Module 2 – Chapter 8 part 2

Simple ideas for trimmings


I made a selection of ribbons using layers of fabrics and machine embroidery.

image image

Image 8.10                                    Image 8.11

Images 8.10 and 8.11 show a ribbon made from two layers of hand dyed and printed fabrics with free machine embroidery used to define the circular printed shapes.  I was pleased with the alligator skin appearance that this created.

image image

Image 8.12                                            Image 8.13

Images 8.12 and 8.13 show a ribbon made from four layers of fabric of decreasing widths stitched on top of each other.  I then free machine embroidered over three of the fabric layers.

image image

Image 8.14                                                        Image 8.15

Images 8.14 and 8.15 show a ribbon made from one strip of black fabric with programmed machine embroidery stitches.   I was not particularly pleased with this effect but, in hindsight, it may have looked better with many more rows of stitching overlapping to create a more interesting texture and to lose the regularity of the embroidery stitches.

image image

Image 8.16                                                      Image 8.17

Images 8.16 and 8.17 show a ribbon made from one strip of Shibori printed fabric with machine embroidery which follows the printed markings.  Whilst this was one of the simplest ribbons I was pleased with how effective it was.


Image 8.18

Image 8.18 shows four chords which were made as follows:

Top: one strip of fabric rolled and twisted and secured with zig-zag stitch

Second from top:  two strips of fabric rolled and twisted together and secured with zig-zag stitch

Second from bottom:  one strip of fabric rolled and stitched then knotted at intervals

Bottom:  two strips of fabric rolled and stitched then knotted at intervals




Image 8.19

The toggles in image 8.19 were all made by rolling strips of fabric and securing with thread. 

Far left: roll of monoprinted fabric rolled and secured with sewing thread.

Second from left:  roll of Shibori printed fabric rolled and secured with linen thread.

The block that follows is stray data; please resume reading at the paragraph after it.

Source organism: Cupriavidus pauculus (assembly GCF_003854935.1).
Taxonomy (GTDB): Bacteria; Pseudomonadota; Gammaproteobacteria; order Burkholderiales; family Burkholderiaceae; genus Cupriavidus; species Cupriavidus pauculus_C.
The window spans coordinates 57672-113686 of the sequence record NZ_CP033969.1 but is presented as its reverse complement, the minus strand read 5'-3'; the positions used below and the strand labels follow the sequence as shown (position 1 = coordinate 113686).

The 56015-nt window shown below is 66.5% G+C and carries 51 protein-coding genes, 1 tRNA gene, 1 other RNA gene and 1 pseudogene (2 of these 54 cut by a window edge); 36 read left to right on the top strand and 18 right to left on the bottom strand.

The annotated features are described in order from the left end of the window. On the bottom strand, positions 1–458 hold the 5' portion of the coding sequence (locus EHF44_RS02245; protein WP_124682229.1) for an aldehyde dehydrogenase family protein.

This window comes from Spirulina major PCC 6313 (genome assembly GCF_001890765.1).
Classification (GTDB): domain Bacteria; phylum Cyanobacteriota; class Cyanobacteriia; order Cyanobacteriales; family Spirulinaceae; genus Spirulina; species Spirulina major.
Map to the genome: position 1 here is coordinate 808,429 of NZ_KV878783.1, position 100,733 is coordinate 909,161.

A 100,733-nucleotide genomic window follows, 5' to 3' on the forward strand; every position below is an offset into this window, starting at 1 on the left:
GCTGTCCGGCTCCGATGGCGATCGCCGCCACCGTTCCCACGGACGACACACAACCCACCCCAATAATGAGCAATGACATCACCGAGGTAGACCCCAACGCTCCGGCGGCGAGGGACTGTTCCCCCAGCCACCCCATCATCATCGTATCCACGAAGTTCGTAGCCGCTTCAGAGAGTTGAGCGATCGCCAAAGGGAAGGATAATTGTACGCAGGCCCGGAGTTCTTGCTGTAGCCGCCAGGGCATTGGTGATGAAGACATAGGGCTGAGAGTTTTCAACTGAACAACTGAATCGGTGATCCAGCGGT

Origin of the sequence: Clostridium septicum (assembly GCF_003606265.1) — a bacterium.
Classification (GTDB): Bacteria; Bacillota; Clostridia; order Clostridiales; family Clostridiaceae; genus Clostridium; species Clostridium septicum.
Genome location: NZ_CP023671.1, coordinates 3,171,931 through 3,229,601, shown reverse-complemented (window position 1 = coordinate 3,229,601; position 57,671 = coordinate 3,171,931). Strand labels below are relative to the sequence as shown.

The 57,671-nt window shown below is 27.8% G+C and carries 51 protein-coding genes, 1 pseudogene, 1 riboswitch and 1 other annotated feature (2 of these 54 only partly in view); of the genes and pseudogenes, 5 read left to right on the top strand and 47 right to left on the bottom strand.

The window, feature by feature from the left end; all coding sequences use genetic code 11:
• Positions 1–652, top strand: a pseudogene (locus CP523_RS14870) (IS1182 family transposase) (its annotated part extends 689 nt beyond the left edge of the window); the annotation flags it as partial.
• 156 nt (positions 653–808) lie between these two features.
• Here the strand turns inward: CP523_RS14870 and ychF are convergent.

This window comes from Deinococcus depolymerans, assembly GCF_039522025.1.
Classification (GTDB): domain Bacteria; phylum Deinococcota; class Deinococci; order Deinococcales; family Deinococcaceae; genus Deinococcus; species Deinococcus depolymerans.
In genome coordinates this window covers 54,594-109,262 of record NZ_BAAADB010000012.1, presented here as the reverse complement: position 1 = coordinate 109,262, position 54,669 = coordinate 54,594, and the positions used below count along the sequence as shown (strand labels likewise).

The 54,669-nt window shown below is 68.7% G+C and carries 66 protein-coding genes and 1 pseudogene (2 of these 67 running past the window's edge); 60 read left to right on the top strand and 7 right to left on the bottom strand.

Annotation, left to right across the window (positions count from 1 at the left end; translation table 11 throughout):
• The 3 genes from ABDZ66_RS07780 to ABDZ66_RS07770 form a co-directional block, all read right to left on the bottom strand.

Second from right:  roll of  purchased printed fabric rolled and secured with sewing thread.  The edges were roughed up with scissors to give a frayed look.

Far right:  roll of monoprinted fabric with a length of linen fabric sandwiched in and frayed then rolled and secured with linen thread.


Image 8.20

The toggles in image 8.20 were all made by rolling triangular shaped pieces of fabric to make toggles that were thicker in the middle and tapered to the edges.  I experimented with the angles of the triangles to vary the lengths and thickness of the toggles.



Image 8.21

The toggles in image 8.21 were all made by folding fabric chords and knotting them near the fold.

Left:  this was a bundle of narrow strips of Shibori fabric twisted together and knotted.

Middle:  strip of purchased printed fabric rolled into a tubular chord and stitched then knotted

Right:  Chord made from Shibori fabric folded, machine embroidered then knotted.


Module 2 – Chapter 8 part 1

“Not what it seams”

I made a series of samples in which I used different materials and techniques to add interest to a seam.  In all of the samples I used some of my Shibori dyed fabrics.

image Image 8.1

In this sample I trapped a piece of muslin cloth which had been cut into diamond shape into the seam.  I then frayed the edges and stitched it down so that it lay flat.  I felt that the rough edges and textures worked well with the random print of the fabric to create quite an organic effect.


Image 8.2

In this sample I used quite a coarsely woven linen as an insert into the seam and frayed it to create a fringe effect.


Image 8.3

This sample was not a great success!  I inserted a strip of Tyvek into the seam having first machine embroidered it.  Having stored my welding iron in a very safe place and being unable to find it, I attempted to melt and distort sections of the Tyvec using a candle flame.  As well as being dangerous this was largely ineffective.  I do however, think that this could produce an interesting, quite industrial looking effect if executed properly.

image Sample 8.4

In this sample, knotted chord was inserted into the seam to make simple tassels.

image Image 8.5